In the description of this book, Amber is in a coma, her husband doesn't love her and sometimes she lies. Amber believes that her husband has something to do with her being in the hospital. I started out reading this book and I really didn't like it. I didn't like Amber, I didn't like her sister Claire. I hated their parents. The only two people I liked were Matthew, her producer and Jo, her best friend. Neither of these characters had big parts. Then about half way through, this book turned around. I still didn't like the characters, but more was happening and it held my interest. This book is written in 3 different timelines. The first is the childhood diary, written between 1991 - 1992. This gives enough of the background, as the story goes on, to understand the writers childhood, her fears, her anger and her hurt. The 2nd timeline is December 2016 - 1 week before the accident. As this unfolds, we can see what the events were leading up to the accident. Then the 3rd and final timeline starts the day Amber realizes she is in a coma. She can hear things, she can feel things but she cannot communicate. She has dreams, she has memories, she has fears. A few readers have questioned if they has missed the "twist". There seem to be a few twists in this storyline. NO SPOILERS - the biggest one for me happens when the diaries are discovered by Paul, (Amber's husband). I had to re-read that section a few times to grasp what was really happening. The very end seemed to be left open. A bit of a cliffhanger perhaps. I found myself wondering, "where are the lies?". I also wondered why she appeared to have OCD, that didn't seem to be addressed. There were parts of the story that seemed unfinished or I had forgotten about them until I got close to the end, THEN they were all answered. Overall - 4*s since I found myself hating the characters, I had a hard time getting into the story. But I am glad that I stuck with it.
Anonymous More than 1 year ago
Anonymous More than 1 year ago
Amber Reynolds, 35, is married to Paul, an author, and she is in a coma. She wakes up in a hospital room. She can hear people around he, but she cannot open her eyes, speak, or move. People around her and attending her think she is still deep in a coma. She doesn’t remember what happened to put her there until she hears someone say that it was an automobile accident and that she went through the windshield. Amber works with the TV team called Coffee Morning which is headed up by Madeline, her boss. Amber has just learned that she may be fired because Madeline wants the show to herself. Amber had a difficult childhood with her mother who drank too much and her father who was just a loser. She had no real friends until she met a young girl named Taylor. They seemed to click well and became close friends. This was the time period when she started writing diaries as a result of a school assignment. It was something she continued to do throughout her childhood. Today, Amber is clinging to life and trying to make sense of what has happened to her. The story switches back and forth from the present to the past when Amber was a child. We see her relationships with her friend, Amber, her parents, her husband, and her co-workers. I found it difficult to keep up with what was going on and, quite frankly, was beginning to become rather bored with the book. However, I don’t like to not finish a book so I carried on. It is a sad, creepy, dark, and frightening story that should check all of the boxes for the thriller/mystery crowd. For myself, I would have preferred a story that was not so difficult to follow. I borrowed this book from my local library.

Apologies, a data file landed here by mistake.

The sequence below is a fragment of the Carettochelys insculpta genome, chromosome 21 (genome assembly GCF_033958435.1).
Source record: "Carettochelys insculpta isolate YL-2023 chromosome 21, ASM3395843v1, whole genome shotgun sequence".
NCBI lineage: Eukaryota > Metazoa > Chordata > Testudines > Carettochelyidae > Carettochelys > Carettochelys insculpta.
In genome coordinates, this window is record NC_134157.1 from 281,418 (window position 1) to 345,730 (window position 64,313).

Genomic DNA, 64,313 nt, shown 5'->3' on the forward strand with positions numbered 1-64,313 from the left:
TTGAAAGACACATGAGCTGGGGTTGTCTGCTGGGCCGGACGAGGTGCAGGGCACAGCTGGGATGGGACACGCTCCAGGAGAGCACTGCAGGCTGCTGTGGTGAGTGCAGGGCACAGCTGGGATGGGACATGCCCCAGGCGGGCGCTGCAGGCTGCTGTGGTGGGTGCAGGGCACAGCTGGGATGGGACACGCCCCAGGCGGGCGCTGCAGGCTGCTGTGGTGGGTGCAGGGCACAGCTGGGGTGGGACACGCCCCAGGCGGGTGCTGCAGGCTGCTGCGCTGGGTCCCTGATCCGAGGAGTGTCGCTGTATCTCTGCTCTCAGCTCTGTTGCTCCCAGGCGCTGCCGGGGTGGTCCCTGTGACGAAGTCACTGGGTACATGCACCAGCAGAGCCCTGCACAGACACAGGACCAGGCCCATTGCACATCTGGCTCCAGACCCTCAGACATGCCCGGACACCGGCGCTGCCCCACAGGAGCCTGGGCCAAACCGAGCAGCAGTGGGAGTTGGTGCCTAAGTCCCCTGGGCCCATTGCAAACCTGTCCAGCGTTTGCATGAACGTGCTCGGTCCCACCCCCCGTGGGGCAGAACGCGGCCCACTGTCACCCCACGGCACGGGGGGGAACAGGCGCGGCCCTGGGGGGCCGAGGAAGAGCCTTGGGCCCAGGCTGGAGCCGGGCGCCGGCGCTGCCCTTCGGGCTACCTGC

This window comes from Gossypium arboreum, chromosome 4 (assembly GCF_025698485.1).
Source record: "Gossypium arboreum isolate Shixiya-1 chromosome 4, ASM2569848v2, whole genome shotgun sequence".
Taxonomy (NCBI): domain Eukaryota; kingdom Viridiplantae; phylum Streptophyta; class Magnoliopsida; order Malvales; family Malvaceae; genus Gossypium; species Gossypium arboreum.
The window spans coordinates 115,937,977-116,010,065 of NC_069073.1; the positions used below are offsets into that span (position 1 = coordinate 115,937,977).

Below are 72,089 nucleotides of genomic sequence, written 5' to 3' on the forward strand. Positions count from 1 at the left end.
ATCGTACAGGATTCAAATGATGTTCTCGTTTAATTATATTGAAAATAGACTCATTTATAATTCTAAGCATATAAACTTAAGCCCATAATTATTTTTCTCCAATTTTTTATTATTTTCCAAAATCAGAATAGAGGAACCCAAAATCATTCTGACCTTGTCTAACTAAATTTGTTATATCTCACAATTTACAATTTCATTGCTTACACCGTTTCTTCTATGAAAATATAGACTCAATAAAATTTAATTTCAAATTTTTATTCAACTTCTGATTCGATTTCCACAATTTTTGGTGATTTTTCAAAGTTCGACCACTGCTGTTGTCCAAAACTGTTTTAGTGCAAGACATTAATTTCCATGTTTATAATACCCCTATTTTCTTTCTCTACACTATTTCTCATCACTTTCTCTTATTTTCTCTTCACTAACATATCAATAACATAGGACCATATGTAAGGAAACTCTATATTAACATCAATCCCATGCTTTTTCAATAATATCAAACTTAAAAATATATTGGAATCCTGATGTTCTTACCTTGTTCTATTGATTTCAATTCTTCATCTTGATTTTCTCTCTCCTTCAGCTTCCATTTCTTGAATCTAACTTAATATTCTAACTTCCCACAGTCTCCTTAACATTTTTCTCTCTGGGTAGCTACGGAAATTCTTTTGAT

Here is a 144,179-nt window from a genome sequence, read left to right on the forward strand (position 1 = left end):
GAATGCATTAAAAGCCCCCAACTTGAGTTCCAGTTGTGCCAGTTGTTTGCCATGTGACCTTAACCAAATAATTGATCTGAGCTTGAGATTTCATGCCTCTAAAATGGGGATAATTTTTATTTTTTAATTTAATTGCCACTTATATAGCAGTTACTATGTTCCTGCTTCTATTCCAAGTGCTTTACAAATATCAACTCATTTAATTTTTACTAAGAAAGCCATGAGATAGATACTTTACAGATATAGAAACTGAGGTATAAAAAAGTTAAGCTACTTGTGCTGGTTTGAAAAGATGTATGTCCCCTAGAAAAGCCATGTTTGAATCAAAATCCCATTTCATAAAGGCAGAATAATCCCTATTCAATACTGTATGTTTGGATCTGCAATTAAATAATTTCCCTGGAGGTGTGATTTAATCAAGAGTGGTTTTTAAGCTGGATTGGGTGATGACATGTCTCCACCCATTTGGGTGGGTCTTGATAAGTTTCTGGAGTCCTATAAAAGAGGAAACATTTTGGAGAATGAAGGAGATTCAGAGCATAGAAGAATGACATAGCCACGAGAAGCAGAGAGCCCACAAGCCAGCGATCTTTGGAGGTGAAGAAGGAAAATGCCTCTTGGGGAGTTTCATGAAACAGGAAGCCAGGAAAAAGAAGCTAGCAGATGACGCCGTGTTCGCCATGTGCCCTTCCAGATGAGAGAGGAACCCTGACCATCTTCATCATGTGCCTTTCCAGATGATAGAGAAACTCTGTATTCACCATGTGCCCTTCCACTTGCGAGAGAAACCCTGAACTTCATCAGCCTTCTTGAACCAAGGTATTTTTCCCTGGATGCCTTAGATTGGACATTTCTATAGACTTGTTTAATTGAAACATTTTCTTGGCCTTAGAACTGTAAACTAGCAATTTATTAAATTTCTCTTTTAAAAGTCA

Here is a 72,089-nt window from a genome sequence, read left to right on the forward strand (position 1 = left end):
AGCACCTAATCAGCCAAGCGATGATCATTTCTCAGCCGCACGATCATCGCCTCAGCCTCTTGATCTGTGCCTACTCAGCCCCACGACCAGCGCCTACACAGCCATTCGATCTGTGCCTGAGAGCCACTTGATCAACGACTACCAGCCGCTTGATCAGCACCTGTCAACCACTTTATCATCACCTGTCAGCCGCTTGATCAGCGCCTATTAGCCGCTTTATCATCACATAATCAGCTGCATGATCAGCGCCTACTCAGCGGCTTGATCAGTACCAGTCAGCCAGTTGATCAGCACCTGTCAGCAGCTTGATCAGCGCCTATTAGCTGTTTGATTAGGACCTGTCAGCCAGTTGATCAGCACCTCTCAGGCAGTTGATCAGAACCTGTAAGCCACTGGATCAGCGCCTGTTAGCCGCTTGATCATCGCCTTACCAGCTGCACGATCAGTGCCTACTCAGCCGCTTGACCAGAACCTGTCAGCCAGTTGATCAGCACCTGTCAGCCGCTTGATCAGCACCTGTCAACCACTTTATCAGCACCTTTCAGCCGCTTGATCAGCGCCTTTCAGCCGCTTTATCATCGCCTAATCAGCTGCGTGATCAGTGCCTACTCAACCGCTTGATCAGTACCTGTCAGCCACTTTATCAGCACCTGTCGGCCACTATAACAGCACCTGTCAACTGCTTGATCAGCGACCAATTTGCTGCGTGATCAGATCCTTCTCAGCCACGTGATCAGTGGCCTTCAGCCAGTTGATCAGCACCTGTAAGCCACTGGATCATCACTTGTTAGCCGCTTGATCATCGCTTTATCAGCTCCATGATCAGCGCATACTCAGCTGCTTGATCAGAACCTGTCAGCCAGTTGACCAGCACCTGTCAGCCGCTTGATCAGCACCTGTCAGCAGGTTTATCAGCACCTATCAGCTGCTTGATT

Anonymous More than 1 year ago
I couldn't put this book down. It was compelling from beginning to end. Absolutely amazing!
Anonymous More than 1 year ago
Times confusing but very very good!
TBranch More than 1 year ago
The opening lines set the stage very well. My name is Amber Reynolds. There are three things you should know about me: 1. I’m in a coma. 2. My husband doesn’t love me anymore. 3. Sometimes I lie. Amber is in a coma, she can’t move or speak, but she can hear everyone around her. She doesn't remember what happened to put her in a coma, but as she listens, memories slowly come back to her. It was a bit slow in the beginning, and it took about halfway through for it to really catch me in its snares. I didn’t see the twist coming at all and I love when a book is able to surprise me!